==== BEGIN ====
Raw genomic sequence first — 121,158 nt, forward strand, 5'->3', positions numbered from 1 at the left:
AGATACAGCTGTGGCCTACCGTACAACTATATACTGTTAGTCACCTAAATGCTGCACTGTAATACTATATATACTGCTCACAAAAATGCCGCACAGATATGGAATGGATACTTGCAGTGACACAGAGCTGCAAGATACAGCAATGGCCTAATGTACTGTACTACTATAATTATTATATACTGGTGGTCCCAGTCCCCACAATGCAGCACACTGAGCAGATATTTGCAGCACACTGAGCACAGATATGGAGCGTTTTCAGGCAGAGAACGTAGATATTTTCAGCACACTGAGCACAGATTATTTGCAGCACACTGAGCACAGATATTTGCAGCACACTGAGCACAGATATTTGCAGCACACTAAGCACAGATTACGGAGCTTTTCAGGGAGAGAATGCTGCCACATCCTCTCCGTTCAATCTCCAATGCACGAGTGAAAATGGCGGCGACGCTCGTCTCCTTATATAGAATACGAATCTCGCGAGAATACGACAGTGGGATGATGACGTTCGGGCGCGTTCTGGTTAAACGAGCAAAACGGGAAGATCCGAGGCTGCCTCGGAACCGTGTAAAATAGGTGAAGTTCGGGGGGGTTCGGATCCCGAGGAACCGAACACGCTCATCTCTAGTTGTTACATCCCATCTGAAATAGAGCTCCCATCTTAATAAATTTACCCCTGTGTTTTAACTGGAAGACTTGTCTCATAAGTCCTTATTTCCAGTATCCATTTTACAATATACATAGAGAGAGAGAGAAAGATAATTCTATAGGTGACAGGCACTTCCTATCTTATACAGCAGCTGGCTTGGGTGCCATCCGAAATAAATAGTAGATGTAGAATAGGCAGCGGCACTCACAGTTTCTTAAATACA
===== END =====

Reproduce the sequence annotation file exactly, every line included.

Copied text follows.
Raw genomic sequence first — 121,158 nt, forward strand, 5'->3', positions numbered from 1 at the left:
AGATACAGCTGTGGCCTACCGTACAACTATATACTGTTAGTCACCTAAATGCTGCACTGTAATACTATATATACTGCTCACAAAAATGCCGCACAGATATGGAATGGATACTTGCAGTGACACAGAGCTGCAAGATACAGCAATGGCCTAATGTACTGTACTACTATAATTATTATATACTGGTGGTCCCAGTCCCCACAATGCAGCACACTGAGCAGATATTTGCAGCACACTGAGCACAGATATGGAGCGTTTTCAGGCAGAGAACGTAGATATTTTCAGCACACTGAGCACAGATTATTTGCAGCACACTGAGCACAGATATTTGCAGCACACTGAGCACAGATATTTGCAGCACACTAAGCACAGATTACGGAGCTTTTCAGGGAGAGAATGCTGCCACATCCTCTCCGTTCAATCTCCAATGCACGAGTGAAAATGGCGGCGACGCTCGTCTCCTTATATAGAATACGAATCTCGCGAGAATACGACAGTGGGATGATGACGTTCGGGCGCGTTCTGGTTAAACGAGCAAAACGGGAAGATCCGAGGCTGCCTCGGAACCGTGTAAAATAGGTGAAGTTCGGGGGGGTTCGGATCCCGAGGAACCGAACACGCTCATCTCTAGTTGTTACATCCCATCTGAAATAGAGCTCCCATCTTAATAAATTTACCCCTGTGTTTTAACTGGAAGACTTGTCTCATAAGTCCTTATTTCCAGTATCCATTTTACAATATACATAGAGAGAGAGAGAAAGATAATTCTATAGGTGACAGGCACTTCCTATCTTATACAGCAGCTGGCTTGGGTGCCATCCGAAATAAATAGTAGATGTAGAATAGGCAGCGGCACTCACAGTTTCTTAAATACA